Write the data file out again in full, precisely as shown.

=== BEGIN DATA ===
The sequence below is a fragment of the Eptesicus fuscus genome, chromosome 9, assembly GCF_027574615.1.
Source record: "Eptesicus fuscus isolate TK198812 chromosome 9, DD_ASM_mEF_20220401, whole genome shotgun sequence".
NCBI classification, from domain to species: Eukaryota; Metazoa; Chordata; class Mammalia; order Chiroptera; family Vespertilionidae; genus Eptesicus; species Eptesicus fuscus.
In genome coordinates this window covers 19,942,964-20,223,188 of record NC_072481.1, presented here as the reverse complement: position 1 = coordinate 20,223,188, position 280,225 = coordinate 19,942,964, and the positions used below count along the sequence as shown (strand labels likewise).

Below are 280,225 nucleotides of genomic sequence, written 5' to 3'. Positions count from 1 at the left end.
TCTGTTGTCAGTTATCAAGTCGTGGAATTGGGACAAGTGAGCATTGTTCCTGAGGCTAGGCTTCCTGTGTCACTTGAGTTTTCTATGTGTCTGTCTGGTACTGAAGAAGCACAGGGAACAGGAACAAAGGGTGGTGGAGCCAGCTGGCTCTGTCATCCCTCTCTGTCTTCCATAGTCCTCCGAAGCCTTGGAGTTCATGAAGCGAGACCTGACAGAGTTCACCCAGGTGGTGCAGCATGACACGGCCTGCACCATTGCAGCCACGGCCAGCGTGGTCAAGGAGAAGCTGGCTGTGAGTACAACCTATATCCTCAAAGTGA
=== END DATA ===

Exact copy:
The sequence below is a fragment of the Eptesicus fuscus genome, chromosome 9, assembly GCF_027574615.1.
Source record: "Eptesicus fuscus isolate TK198812 chromosome 9, DD_ASM_mEF_20220401, whole genome shotgun sequence".
NCBI classification, from domain to species: Eukaryota; Metazoa; Chordata; class Mammalia; order Chiroptera; family Vespertilionidae; genus Eptesicus; species Eptesicus fuscus.
In genome coordinates this window covers 19,942,964-20,223,188 of record NC_072481.1, presented here as the reverse complement: position 1 = coordinate 20,223,188, position 280,225 = coordinate 19,942,964, and the positions used below count along the sequence as shown (strand labels likewise).

Below are 280,225 nucleotides of genomic sequence, written 5' to 3'. Positions count from 1 at the left end.
TCTGTTGTCAGTTATCAAGTCGTGGAATTGGGACAAGTGAGCATTGTTCCTGAGGCTAGGCTTCCTGTGTCACTTGAGTTTTCTATGTGTCTGTCTGGTACTGAAGAAGCACAGGGAACAGGAACAAAGGGTGGTGGAGCCAGCTGGCTCTGTCATCCCTCTCTGTCTTCCATAGTCCTCCGAAGCCTTGGAGTTCATGAAGCGAGACCTGACAGAGTTCACCCAGGTGGTGCAGCATGACACGGCCTGCACCATTGCAGCCACGGCCAGCGTGGTCAAGGAGAAGCTGGCTGTGAGTACAACCTATATCCTCAAAGTGA